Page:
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Mounjaro Coupon & Prices

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Medically reviewed by  Jamie Winn, PharmD

Mounjaro manufacturer coupon

Eli Lilly offers a Mounjaro Savings Card to help eligible individuals afford this medication.  If eligible, you could pay as little as $25 for a 1-month (28 days and 4 pens) or 3-month supply (84 days and up to 12 months) of Mounjaro. The savings card is not available to government beneficiaries.

Is NiceRx a Mounjaro coupon provider?

We do not provide a Mounjaro coupon, a Mounjaro discount card, or a Mounjaro copay card provider. We do not offer any medication trial offers, or free Mounjaro samples.

Mounjaro patient assistance program

Patient assistance programs are typically sponsored by pharmaceutical companies and provide free or discounted medications to individuals with low income who are uninsured or under-insured and meet the eligibility criteria that vary by program. There are currently no known patient assistance programs for this medication.

Can NiceRx help me get Mounjaro cheaper if I have insurance?

How much does Mounjaro cost without insurance?

Mounjaro costs without insurance will vary depending on how much you buy and the retailer you buy it from. As a guide, Mounjaro will typically cost around $975 for four weeks of treatment.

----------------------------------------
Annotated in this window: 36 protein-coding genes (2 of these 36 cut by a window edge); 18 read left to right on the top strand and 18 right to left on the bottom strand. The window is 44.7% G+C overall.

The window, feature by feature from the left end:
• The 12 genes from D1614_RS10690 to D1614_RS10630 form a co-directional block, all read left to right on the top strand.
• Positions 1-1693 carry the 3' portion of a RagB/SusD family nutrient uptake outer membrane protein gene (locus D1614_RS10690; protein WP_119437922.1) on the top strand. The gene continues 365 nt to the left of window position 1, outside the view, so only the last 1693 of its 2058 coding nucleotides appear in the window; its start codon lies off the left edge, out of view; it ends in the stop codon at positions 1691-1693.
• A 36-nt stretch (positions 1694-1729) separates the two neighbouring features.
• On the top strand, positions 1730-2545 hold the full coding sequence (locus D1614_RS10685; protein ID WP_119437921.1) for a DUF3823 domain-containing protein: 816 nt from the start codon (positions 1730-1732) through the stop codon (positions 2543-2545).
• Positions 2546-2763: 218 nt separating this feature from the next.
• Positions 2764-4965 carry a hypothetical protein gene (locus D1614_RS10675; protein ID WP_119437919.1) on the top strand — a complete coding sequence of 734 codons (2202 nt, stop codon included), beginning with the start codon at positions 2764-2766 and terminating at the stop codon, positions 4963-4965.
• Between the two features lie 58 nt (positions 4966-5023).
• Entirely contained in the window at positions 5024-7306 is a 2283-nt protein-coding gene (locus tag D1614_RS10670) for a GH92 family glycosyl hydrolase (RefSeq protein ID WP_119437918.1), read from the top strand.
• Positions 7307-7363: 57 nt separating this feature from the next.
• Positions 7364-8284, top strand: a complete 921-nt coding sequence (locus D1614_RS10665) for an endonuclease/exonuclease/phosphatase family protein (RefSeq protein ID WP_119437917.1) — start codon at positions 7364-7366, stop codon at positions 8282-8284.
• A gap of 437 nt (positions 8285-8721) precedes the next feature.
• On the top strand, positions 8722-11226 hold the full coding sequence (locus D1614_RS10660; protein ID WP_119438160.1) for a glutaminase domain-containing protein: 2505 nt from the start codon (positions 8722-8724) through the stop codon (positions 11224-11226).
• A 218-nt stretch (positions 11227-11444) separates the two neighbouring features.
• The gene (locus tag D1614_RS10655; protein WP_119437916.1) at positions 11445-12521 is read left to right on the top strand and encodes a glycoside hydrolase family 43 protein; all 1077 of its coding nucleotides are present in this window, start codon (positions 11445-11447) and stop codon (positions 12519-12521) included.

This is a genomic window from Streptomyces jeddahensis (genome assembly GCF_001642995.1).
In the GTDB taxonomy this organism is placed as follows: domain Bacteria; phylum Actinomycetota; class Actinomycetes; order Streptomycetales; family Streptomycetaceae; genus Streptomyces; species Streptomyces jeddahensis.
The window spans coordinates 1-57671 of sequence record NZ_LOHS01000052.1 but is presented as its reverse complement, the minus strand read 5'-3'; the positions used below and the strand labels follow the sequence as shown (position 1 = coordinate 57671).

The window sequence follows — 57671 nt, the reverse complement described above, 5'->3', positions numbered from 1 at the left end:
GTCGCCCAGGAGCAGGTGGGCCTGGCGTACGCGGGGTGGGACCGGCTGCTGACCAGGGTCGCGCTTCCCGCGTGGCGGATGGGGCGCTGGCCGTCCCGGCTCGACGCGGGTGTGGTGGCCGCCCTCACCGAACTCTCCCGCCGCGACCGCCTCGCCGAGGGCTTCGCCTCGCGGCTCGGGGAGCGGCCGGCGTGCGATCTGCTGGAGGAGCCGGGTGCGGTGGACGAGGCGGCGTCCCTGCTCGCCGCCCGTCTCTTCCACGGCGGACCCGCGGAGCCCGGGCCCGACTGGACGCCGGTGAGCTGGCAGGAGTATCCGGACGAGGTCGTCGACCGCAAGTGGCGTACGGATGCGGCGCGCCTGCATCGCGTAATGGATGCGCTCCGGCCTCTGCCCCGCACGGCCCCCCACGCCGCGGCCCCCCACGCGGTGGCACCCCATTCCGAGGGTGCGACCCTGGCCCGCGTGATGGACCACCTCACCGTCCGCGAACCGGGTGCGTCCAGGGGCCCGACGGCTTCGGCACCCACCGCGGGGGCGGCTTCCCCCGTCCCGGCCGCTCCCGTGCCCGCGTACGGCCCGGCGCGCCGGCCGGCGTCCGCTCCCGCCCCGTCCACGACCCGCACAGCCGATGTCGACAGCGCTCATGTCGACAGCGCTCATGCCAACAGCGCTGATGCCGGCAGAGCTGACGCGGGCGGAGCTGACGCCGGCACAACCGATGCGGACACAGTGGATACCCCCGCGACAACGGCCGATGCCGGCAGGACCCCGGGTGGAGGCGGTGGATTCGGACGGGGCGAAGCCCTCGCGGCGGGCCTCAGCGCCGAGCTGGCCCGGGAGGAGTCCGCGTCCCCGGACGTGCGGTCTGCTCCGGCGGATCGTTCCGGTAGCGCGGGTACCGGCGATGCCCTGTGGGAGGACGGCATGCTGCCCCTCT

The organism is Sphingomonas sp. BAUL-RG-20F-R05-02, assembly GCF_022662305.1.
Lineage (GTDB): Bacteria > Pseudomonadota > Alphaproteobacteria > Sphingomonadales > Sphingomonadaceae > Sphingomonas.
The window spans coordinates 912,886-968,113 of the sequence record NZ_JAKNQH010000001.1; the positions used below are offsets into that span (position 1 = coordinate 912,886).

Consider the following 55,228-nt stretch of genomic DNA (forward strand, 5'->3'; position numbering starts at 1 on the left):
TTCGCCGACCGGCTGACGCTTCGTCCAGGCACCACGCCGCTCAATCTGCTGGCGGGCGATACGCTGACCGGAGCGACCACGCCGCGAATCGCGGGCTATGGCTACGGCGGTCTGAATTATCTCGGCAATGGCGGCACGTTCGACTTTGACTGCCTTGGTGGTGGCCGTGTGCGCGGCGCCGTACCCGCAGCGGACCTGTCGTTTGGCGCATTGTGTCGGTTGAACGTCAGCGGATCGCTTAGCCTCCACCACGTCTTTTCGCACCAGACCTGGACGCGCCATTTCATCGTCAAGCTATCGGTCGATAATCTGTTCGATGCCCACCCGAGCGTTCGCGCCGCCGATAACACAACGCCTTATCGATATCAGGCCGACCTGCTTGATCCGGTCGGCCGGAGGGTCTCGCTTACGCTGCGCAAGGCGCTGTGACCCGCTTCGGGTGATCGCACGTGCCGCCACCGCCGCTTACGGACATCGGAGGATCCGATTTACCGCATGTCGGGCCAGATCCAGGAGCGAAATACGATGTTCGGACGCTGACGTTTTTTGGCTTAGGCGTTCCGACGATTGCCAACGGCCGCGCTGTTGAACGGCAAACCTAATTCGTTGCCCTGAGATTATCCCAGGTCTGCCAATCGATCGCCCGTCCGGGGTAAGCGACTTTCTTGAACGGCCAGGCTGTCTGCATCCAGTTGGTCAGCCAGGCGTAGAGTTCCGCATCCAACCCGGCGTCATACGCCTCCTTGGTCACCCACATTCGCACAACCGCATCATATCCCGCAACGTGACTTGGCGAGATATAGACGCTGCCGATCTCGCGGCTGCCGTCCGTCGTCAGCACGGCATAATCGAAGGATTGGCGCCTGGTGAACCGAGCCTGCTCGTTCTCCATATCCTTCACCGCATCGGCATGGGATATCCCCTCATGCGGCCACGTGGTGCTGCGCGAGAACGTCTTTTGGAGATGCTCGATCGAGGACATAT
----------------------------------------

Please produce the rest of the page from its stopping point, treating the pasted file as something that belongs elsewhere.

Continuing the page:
How much does Mounjaro cost with insurance?

The copay of Mounjaro will vary in line with the specific terms of your healthcare plan. For further details about what you may need to pay, your insurance provider or pharmacist will be able to calculate the copay costs with your current insurance.

What is Mounjaro?

Mounjaro is an FDA (U.S. Food and Drug Administration) approved medication manufactured by Eli Lilly and Co. Mounjaro is classed as a GIP (glucose-dependent insulinotropic polypeptide) and GLP-1 (glucagon-like peptide-1) receptor agonist. GIP decreases food intake and increases energy expenditure which causes weight loss. When taken with a GLP-1 receptor agonist, it may result in greater positive effects on blood glucose and body weight.

Mounjaro is used to treat adults with type 2 diabetes mellitus. It is not for use in people with type 1 diabetes, pancreatitis, or to treat children under 18 years of age.

More information on what is Mounjaro

What doses of Mounjaro are available?

Mounjaro is available in injection form, in the following doses: 2.5 mg/0.5 mL, 5 mg/0.5 mL, 7.5 mg/0.5 mL, 10 mg/0.5 mL, 12.5 mg/0.5 mL, or 15 mg/0.5 mL single-dose pens.

Mounjaro is injected subcutaneously in the abdomen, thigh, or upper arm once weekly, with or without food. If you miss a dose, take the missed dose as soon as possible within 96 hours after the missed dose. If more than 4 days have passed, skip the missed dose and take your next dose on the regularly scheduled day.

Use Mounjaro alongside dietary changes and exercise to improve glycemic control and always speak with a healthcare professional about any changes to your dose so they can monitor and evaluate your condition.

More information on Mounjaro dosage

Mounjaro active ingredients